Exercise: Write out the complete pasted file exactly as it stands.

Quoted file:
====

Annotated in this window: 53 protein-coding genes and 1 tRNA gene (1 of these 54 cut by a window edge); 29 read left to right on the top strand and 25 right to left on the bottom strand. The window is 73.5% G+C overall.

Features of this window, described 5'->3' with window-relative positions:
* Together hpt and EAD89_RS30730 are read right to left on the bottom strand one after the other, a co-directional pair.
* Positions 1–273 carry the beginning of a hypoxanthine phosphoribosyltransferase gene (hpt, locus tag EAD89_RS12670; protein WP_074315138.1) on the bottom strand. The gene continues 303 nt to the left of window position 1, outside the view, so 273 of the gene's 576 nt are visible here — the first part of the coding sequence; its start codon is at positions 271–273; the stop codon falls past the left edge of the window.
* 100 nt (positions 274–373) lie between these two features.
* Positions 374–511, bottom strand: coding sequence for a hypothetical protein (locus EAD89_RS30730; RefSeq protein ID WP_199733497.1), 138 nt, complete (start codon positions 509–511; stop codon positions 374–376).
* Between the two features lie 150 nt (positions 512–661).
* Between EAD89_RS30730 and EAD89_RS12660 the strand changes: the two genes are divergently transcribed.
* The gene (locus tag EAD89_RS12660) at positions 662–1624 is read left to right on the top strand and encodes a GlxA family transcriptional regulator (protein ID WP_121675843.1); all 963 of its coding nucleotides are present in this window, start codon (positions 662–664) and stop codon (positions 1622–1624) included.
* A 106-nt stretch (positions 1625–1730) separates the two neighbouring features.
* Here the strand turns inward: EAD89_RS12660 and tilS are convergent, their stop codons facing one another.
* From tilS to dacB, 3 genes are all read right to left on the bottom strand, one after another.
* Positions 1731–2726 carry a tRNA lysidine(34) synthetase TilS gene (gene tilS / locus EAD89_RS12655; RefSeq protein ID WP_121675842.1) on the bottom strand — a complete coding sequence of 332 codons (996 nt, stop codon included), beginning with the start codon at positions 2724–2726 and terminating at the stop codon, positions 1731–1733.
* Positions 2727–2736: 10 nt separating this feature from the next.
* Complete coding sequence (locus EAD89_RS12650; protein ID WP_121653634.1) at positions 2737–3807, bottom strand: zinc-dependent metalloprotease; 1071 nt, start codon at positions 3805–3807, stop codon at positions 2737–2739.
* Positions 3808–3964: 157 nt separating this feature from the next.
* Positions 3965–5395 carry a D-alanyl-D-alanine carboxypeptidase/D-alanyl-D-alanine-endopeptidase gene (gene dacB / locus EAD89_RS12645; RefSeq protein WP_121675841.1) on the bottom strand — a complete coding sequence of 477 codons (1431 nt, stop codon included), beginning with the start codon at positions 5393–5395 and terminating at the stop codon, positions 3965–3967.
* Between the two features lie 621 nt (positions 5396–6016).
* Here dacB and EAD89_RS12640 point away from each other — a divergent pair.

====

Annotated in this window: 53 protein-coding genes and 1 tRNA gene (1 of these 54 cut by a window edge); 29 read left to right on the top strand and 25 right to left on the bottom strand. The window is 73.5% G+C overall.

Features of this window, described 5'->3' with window-relative positions:
* Together hpt and EAD89_RS30730 are read right to left on the bottom strand one after the other, a co-directional pair.
* Positions 1–273 carry the beginning of a hypoxanthine phosphoribosyltransferase gene (hpt, locus tag EAD89_RS12670; protein WP_074315138.1) on the bottom strand. The gene continues 303 nt to the left of window position 1, outside the view, so 273 of the gene's 576 nt are visible here — the first part of the coding sequence; its start codon is at positions 271–273; the stop codon falls past the left edge of the window.
* 100 nt (positions 274–373) lie between these two features.
* Positions 374–511, bottom strand: coding sequence for a hypothetical protein (locus EAD89_RS30730; RefSeq protein ID WP_199733497.1), 138 nt, complete (start codon positions 509–511; stop codon positions 374–376).
* Between the two features lie 150 nt (positions 512–661).
* Between EAD89_RS30730 and EAD89_RS12660 the strand changes: the two genes are divergently transcribed.
* The gene (locus tag EAD89_RS12660) at positions 662–1624 is read left to right on the top strand and encodes a GlxA family transcriptional regulator (protein ID WP_121675843.1); all 963 of its coding nucleotides are present in this window, start codon (positions 662–664) and stop codon (positions 1622–1624) included.
* A 106-nt stretch (positions 1625–1730) separates the two neighbouring features.
* Here the strand turns inward: EAD89_RS12660 and tilS are convergent, their stop codons facing one another.
* From tilS to dacB, 3 genes are all read right to left on the bottom strand, one after another.
* Positions 1731–2726 carry a tRNA lysidine(34) synthetase TilS gene (gene tilS / locus EAD89_RS12655; RefSeq protein ID WP_121675842.1) on the bottom strand — a complete coding sequence of 332 codons (996 nt, stop codon included), beginning with the start codon at positions 2724–2726 and terminating at the stop codon, positions 1731–1733.
* Positions 2727–2736: 10 nt separating this feature from the next.
* Complete coding sequence (locus EAD89_RS12650; protein ID WP_121653634.1) at positions 2737–3807, bottom strand: zinc-dependent metalloprotease; 1071 nt, start codon at positions 3805–3807, stop codon at positions 2737–2739.
* Positions 3808–3964: 157 nt separating this feature from the next.
* Positions 3965–5395 carry a D-alanyl-D-alanine carboxypeptidase/D-alanyl-D-alanine-endopeptidase gene (gene dacB / locus EAD89_RS12645; RefSeq protein WP_121675841.1) on the bottom strand — a complete coding sequence of 477 codons (1431 nt, stop codon included), beginning with the start codon at positions 5393–5395 and terminating at the stop codon, positions 3965–3967.
* Between the two features lie 621 nt (positions 5396–6016).
* Here dacB and EAD89_RS12640 point away from each other — a divergent pair.